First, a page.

Culture

Study: PCs in half of U.S. homes

Lower cost machines and a desire to access the Internet are driving the market, which has jumped from 27 percent of homes in 1995.

A new study has found that 50 percent of U.S. homes have a personal computer, confirming that this market has taken off over the last three years.

The survey by Gartner Group Dataquest says that lower priced personal computers are a big reason that half of U.S. households own a PC.

By contrast, in 1995, only 27 percent of households had a PC.

"The PC is rapidly becoming a standard household appliance," said Van Baker, director for Dataquest's consumer market research. One of the most significant trends is that many first time buyers are people who have traditionally shunned the PC. "There is evidence that the first time buyers are coming from households in the lower socioeconomic levels," he said.

Recent studies have shown that Internet access is also one of the main reasons--if not the No. 1 reason--for wanting a PC at home.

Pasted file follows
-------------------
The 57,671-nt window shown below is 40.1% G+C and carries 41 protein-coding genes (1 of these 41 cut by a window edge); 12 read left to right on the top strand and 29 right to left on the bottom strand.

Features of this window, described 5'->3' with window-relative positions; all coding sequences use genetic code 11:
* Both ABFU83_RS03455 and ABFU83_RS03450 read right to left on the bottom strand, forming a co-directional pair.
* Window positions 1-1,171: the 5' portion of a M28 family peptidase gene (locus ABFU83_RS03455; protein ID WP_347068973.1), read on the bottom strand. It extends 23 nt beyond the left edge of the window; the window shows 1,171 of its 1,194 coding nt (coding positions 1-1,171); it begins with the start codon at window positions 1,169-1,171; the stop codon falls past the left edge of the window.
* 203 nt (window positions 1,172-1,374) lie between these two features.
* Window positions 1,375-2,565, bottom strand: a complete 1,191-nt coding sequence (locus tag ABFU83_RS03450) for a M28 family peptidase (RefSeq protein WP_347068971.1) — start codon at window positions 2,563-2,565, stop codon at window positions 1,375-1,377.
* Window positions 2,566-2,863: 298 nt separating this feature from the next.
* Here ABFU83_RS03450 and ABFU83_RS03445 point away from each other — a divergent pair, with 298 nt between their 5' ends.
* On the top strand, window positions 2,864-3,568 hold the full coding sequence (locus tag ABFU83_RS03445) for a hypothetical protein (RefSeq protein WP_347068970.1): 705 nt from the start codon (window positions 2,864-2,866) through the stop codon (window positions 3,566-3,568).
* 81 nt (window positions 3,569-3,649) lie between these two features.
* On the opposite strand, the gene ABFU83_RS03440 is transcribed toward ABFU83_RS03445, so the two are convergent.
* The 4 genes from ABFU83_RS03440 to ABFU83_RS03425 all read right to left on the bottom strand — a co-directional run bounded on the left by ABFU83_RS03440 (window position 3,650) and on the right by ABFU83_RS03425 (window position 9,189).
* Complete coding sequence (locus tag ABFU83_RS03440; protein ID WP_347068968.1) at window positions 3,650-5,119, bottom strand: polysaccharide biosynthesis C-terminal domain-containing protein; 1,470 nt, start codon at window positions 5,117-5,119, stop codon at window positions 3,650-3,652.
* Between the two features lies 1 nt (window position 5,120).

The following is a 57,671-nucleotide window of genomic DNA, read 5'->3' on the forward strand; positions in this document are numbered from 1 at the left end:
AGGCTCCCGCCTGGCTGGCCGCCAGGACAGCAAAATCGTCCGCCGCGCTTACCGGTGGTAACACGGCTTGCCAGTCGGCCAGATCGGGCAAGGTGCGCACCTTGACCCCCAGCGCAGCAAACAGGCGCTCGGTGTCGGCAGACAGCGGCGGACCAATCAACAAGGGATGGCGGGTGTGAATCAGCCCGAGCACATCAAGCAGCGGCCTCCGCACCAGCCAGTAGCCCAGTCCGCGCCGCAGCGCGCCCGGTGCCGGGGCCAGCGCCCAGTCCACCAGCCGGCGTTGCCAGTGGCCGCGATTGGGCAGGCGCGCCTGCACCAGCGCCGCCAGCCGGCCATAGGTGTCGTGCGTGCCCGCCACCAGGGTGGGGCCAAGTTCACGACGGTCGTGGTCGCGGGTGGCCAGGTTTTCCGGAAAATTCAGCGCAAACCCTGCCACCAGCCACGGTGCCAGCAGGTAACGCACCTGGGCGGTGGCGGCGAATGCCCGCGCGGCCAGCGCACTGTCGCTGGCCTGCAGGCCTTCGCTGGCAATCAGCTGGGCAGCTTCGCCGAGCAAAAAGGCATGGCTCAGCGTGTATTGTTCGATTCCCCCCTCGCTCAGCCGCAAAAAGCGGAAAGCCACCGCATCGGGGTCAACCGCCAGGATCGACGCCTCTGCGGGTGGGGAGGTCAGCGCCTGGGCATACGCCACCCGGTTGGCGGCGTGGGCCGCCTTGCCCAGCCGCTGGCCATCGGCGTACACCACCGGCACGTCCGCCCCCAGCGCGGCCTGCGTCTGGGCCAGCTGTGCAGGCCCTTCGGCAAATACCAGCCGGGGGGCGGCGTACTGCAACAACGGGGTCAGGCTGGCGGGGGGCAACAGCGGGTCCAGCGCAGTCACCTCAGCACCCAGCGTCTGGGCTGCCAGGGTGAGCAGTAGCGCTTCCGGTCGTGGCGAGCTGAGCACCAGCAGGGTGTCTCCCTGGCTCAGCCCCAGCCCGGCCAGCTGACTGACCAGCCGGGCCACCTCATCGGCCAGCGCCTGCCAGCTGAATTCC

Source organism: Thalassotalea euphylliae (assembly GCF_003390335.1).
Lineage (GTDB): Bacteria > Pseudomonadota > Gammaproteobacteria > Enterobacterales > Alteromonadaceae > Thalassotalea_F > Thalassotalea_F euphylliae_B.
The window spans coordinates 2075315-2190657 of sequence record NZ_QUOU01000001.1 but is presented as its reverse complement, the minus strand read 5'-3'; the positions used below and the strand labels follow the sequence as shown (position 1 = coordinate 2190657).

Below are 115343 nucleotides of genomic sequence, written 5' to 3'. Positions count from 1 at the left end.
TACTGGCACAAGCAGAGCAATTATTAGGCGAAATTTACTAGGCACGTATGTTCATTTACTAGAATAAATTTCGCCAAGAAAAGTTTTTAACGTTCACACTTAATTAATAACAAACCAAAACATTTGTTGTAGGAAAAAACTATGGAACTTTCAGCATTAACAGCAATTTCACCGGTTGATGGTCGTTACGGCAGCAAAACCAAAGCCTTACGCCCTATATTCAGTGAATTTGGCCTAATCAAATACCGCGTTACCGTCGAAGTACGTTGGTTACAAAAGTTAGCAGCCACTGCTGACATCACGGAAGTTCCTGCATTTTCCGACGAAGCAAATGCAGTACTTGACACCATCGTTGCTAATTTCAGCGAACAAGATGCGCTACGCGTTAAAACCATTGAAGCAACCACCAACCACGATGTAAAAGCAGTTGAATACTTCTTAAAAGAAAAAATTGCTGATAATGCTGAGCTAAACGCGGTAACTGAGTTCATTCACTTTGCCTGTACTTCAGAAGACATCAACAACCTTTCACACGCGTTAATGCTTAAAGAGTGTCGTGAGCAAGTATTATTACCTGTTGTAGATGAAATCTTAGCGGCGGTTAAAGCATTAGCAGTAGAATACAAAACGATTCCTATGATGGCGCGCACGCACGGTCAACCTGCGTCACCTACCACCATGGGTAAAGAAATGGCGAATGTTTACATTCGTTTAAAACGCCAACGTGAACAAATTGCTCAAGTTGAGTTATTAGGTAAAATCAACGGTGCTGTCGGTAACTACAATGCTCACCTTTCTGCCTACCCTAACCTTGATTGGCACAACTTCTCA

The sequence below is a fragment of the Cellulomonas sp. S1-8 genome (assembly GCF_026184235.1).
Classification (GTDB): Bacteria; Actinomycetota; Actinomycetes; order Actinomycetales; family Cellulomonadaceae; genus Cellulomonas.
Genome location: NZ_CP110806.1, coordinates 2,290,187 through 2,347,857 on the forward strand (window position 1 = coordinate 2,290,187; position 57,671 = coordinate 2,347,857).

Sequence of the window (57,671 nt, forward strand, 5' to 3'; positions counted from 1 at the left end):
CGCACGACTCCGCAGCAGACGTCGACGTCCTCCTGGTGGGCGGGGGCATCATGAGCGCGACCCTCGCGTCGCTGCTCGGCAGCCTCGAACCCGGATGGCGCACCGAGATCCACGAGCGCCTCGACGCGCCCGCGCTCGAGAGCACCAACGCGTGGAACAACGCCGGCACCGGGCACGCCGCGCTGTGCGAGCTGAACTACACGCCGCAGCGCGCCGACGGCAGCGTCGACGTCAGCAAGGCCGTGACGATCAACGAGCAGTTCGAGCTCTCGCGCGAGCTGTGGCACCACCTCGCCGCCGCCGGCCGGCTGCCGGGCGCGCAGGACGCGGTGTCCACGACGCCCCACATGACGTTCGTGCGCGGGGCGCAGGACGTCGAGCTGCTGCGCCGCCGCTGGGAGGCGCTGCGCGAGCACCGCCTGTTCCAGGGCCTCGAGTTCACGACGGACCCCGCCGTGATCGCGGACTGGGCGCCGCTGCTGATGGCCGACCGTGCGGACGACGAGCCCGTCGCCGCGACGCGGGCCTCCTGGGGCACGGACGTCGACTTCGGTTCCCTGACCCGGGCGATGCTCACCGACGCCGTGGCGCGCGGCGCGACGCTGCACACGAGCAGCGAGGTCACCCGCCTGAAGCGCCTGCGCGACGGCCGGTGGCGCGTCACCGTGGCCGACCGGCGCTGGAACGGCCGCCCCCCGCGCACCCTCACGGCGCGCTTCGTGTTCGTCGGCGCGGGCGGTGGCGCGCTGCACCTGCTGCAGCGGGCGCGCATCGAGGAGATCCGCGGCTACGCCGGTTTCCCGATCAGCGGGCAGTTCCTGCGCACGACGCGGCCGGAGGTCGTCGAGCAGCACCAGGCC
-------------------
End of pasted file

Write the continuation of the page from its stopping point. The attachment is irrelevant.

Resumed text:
U.S. PC penetration into the home market has been consistent over the past couple of years. In 1998 the home market increased 7 percent over 1997 when 43 percent of households had a PC, Gartner said. In 1996, PC home market penetration was 36 percent.

The resources that large PC manufacturers now sink into the consumer PC market compared to five years ago is probably the single most concrete indication of the vitality of this segment.

For years, from the mid-80s until about 1995, business PCs led the way with the latest and greatest technologies. Home PCs were, at best, an afterthought, if models existed at all.

Now, consumer PCs from Apple Computer, Compaq Computer, Hewlett-Packard, and IBM are the first to get the fastest Intel, AMD, or PowerPC chips, the latest 3D graphics processors, and best Internet connection schemes such as digital subscriber line and cable modems.

The low-cost computer was also pioneered in the home PC market, with Compaq, Emachines, Packard Bell NEC, and Apple leading the way in that segment.